African wild dogs (Lycaon pictus) once flourished from the mountainous areas of sub-Saharan regions to the deserts of Africa. Now endangered, these pack-living relatives of domesticated dogs still have a population in Botswana, where researchers like Neil Jordan — a research fellow at the University of New South Wales Sydney and Taronga Conservation Society Australia — study them.
While spending immersive hours of observation in the field is less common among researchers these days, Jordan and his colleagues who work with the Botswana Predator Conservation Trust (BPCT) believe this time is well spent. Such efforts often require long hours of watching resting carnivores and waiting for them to become active, such as by leaving their rest site to go hunting.
"It was during these long waits and subsequent high energy rallies that I first noticed a possible relationship between sneezing and leaving," Jordan said. "I could predict whether or not they were going to move off by listening to the number of sneezes."
To test the unorthodox theory, he and his team collected data from five packs of African wild dogs in and around the Moremi Game Reserve in the Okavango Delta from June 2014 to May 2015. VHF radio collars affixed to at least one dog in each pack allowed the scientists to track the animals.
Through direct observations and video recordings, the researchers documented 68 "social rallies" that occurred among the five packs. Such rallies are the times in which these dogs interact with each other.
The researchers were amazed that the data confirmed Jordan's suspicions: the more sneezes that occurred, the more likely it was that a given pack moved off and started hunting.
"The sneeze acts like a type of voting system," Jordan said.
The findings, published in the journal Proceedings of the Royal Society B, suggest that dogs are not just simply clearing their airways when they sneeze.
Lead author Reena Walker of Brown University said there is evidence supporting that domestic dogs sneeze when they're excited or anxious. Such "unvoiced" or mechanical sounds turn out to be pervasive in dogs and other canids.
"Panting, huffing, and sneezing are signals observed in domestic dogs, coyotes, and jackals that use the exhalation or inhalation of air as a sound to convey an emotional state — messages that range from 'let's play' to 'I see an unfamiliar object' to 'I'm scared,'" Walker said.
"So, finding that sneezes are a signal utilized by African wild dogs is not out of the realm of already understood means of communication in canids," she continued, "but it is the first time we have seen a signal like a sneeze used in the context of group decision making."
Co-author Andrew King of Swansea University added that the sneezes act as a type of quorum, where the sneezes have to reach a certain threshold before the pack changes its activity.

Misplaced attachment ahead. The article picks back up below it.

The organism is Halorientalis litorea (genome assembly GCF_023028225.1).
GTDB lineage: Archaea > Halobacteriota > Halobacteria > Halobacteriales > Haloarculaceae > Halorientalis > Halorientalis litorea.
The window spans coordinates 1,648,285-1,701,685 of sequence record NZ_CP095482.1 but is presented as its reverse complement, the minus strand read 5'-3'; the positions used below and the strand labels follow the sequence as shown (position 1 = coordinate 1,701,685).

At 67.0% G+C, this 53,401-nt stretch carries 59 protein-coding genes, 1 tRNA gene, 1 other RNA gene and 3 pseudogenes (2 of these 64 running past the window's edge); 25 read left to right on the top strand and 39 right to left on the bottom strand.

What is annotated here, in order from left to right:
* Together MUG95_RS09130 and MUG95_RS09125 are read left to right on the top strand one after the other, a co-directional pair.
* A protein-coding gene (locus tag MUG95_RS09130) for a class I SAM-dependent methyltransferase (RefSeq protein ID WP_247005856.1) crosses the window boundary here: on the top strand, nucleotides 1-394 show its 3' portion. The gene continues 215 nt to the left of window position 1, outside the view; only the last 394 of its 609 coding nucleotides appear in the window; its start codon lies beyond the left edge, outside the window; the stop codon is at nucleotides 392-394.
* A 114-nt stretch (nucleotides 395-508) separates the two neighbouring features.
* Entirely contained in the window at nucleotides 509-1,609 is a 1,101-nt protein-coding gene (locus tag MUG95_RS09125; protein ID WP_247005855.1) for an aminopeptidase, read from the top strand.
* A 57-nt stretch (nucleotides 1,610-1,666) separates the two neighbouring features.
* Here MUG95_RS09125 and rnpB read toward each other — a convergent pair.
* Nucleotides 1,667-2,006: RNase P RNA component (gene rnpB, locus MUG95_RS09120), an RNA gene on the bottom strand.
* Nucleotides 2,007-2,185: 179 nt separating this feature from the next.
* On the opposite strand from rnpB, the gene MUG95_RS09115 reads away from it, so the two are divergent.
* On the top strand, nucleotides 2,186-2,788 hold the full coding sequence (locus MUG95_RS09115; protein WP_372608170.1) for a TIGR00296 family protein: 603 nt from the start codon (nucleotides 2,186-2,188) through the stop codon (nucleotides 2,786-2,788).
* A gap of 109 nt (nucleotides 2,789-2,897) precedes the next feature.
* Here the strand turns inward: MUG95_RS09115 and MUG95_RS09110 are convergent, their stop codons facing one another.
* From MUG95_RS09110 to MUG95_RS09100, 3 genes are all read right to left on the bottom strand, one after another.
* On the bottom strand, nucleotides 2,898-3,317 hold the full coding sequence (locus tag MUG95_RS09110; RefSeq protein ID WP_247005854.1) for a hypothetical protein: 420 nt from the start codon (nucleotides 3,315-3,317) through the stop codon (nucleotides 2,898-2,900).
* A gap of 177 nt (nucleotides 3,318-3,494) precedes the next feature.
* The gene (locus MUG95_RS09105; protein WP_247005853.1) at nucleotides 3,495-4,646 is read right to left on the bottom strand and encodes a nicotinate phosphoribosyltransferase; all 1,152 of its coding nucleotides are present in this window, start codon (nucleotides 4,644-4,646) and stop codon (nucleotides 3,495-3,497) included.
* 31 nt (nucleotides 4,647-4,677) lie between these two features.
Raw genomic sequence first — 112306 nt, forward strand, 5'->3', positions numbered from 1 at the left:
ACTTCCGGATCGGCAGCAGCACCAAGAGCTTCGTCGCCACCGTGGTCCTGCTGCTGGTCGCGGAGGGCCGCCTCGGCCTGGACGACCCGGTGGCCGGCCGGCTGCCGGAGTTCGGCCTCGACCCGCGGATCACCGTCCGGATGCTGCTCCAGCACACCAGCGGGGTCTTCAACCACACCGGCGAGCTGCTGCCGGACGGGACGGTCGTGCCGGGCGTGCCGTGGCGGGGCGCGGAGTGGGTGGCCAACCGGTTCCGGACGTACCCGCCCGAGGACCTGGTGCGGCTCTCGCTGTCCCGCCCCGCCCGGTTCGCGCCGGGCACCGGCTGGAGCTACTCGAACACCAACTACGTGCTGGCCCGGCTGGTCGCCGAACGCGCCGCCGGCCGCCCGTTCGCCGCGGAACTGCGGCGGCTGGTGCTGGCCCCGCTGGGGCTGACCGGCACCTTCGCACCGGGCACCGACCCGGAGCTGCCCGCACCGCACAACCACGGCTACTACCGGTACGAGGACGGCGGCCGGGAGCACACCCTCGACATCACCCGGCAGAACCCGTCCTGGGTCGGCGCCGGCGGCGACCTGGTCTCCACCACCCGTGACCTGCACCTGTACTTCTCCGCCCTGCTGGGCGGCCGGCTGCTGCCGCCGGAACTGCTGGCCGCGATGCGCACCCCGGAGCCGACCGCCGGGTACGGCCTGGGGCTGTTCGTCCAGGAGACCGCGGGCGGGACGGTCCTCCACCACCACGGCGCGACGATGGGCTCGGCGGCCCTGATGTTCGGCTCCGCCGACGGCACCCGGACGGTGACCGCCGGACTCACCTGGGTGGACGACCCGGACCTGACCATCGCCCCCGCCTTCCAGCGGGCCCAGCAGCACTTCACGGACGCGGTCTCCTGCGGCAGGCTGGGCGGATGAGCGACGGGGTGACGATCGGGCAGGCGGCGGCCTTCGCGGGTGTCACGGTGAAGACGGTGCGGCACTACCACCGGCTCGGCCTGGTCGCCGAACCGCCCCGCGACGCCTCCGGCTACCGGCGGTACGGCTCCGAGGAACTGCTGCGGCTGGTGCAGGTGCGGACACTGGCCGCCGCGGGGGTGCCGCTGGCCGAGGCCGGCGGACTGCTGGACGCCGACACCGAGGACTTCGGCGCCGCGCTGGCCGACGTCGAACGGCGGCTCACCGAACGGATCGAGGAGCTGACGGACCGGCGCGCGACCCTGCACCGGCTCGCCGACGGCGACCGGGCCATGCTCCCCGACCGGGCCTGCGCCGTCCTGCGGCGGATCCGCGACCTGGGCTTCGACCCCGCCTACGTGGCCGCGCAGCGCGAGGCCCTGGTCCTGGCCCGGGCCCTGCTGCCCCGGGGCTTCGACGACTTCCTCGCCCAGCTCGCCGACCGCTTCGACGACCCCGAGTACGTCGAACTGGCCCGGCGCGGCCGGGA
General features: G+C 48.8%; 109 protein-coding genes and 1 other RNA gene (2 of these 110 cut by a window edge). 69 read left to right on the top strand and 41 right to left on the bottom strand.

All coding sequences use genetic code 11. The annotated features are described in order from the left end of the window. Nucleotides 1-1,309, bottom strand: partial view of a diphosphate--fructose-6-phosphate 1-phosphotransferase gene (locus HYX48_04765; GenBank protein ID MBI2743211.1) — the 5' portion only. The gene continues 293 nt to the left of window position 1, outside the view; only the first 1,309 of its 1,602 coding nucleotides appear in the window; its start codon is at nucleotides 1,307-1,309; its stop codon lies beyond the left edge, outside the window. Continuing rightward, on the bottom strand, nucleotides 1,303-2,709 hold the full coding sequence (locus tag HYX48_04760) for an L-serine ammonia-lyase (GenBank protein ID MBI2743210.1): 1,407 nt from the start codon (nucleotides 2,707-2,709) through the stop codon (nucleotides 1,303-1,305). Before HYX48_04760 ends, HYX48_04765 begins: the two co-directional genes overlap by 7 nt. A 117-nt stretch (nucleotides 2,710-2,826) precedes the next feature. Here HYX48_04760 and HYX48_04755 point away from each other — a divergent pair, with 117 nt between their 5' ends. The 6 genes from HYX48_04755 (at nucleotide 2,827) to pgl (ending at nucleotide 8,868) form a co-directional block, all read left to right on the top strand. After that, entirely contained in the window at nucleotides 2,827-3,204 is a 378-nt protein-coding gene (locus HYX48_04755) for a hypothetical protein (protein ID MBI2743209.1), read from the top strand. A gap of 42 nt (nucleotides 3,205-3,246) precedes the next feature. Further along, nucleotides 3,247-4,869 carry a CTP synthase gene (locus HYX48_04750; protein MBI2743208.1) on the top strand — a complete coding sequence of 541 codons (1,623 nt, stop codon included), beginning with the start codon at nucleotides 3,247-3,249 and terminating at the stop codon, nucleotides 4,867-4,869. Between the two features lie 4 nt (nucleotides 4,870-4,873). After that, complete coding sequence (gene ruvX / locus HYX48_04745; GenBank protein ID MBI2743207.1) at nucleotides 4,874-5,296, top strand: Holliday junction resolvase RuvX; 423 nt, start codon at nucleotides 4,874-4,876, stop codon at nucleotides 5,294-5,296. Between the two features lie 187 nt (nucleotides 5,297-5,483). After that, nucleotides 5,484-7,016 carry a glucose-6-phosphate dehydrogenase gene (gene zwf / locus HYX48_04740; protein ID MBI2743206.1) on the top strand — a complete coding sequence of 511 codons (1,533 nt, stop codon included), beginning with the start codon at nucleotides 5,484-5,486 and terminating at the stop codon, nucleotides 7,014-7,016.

"Quorum-like responses occur in lots of different species," King said. "For example, ants or bees use quorums when moving to new nest sites. In the case of bees, which dance to direct one another to new sites, once the number of bees at a site reaches a quorum, the bees begin an additional recruitment strategy to dancing, known as piping."
Meerkats also use quorums to "vote" by emitting moving calls before heading off to a new foraging patch. Prior research has also determined that white-faced capuchin monkeys emit trills and, if the vocalizations reach a certain threshold, the monkeys will collectively depart.
Even bacteria, King said, "use quorums to coordinate gene expression according to the density of their local population," so the process does not necessarily require substantial, if any, brain power.
For African wild dogs, the sneezing acts like democratic voting, such that each individual in a pack may participate and have a vote count. As for human voting, however, the system does not always seem fair.
The researchers noticed if the dominant male and female within each African wild dog pack sneezed, fewer additional sneezes were needed before the group left the resting site.
"However," Walker said, "if the dominant pair were not engaged, more sneezes were needed — approximately 10 — before the pack would move off."
The researchers are not yet certain if the sneezes of dominant and subdominant dogs are acoustically different. How dominance is established in a pack also remains unclear, but age appears to be a factor, with younger dogs tending to be more dominant, Jordan said.
Sneezes are surprisingly important in the animal kingdom. Among humans and many other animals, evidence suggests that sneezes — like yawns — can be contagious, a fact that was not lost on Walker, who sneezed a lot as she watched all of the African wild dog behavior videos.
Scientists are not yet sure why these behaviors are contagious, but the actions could help to safeguard against certain health threats, such as reduced oxygen or added dust in the air. They may also help to promote empathy and bonding among social animals, like humans and dogs.
"I think that there is much we still need to learn about animal communication in general, and the majority of what we do with BPCT is building this understanding to try to develop innovative signal-based tools for conservation management," Jordan said.
African wild dog survival is often threatened when conflicts occur between these animals and humans. For example, food sources at farms, such as animals raised for human consumption and more, can attract the dogs, leading to problems.
BPCT holds promise in preventing such negative encounters with its innovative Bioboundary project. The researchers have learned that the dogs use scent marks to demarcate their territories, so Jordan said they are attempting to understand and manipulate the canine behavior "by tricking them into thinking that the area is already taken" by another pack of dogs.
Originally published on Seeker.
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